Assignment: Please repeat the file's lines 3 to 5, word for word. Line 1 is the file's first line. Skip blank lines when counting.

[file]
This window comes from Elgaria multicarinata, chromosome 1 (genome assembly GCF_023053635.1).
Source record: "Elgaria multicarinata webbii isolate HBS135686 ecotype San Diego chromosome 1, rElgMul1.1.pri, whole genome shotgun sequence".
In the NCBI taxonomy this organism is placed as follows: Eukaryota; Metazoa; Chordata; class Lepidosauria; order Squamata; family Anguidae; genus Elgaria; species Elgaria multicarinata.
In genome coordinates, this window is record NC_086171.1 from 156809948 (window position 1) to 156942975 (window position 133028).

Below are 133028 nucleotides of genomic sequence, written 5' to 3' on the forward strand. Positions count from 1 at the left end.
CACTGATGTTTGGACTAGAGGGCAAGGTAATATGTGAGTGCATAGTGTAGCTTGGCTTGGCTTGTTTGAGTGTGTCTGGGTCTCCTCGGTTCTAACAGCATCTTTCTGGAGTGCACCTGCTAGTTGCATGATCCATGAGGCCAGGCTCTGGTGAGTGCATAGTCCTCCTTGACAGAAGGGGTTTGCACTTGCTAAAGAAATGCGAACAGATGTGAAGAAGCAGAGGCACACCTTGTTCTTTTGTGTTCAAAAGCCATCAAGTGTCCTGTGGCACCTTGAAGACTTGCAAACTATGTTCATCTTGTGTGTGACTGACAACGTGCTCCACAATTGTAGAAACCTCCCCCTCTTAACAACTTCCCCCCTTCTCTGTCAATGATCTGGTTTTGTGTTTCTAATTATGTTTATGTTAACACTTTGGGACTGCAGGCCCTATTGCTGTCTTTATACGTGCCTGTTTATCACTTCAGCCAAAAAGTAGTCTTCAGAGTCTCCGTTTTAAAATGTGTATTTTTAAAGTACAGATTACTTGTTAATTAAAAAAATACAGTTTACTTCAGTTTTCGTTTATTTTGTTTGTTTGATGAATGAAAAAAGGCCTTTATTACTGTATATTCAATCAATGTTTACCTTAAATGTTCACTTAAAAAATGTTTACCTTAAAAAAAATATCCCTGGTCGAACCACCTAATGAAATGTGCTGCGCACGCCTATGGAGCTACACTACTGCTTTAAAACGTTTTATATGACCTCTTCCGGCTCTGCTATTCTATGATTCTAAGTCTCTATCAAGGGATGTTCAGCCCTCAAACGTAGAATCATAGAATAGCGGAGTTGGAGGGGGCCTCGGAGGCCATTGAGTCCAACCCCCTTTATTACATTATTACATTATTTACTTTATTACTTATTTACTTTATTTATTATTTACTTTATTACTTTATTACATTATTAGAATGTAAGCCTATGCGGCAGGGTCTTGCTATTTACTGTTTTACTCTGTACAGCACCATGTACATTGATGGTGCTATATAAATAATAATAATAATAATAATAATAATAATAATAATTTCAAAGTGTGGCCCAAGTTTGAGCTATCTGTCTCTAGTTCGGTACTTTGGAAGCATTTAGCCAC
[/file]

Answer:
In the NCBI taxonomy this organism is placed as follows: Eukaryota; Metazoa; Chordata; class Lepidosauria; order Squamata; family Anguidae; genus Elgaria; species Elgaria multicarinata.
In genome coordinates, this window is record NC_086171.1 from 156809948 (window position 1) to 156942975 (window position 133028).

Below are 133028 nucleotides of genomic sequence, written 5' to 3' on the forward strand. Positions count from 1 at the left end.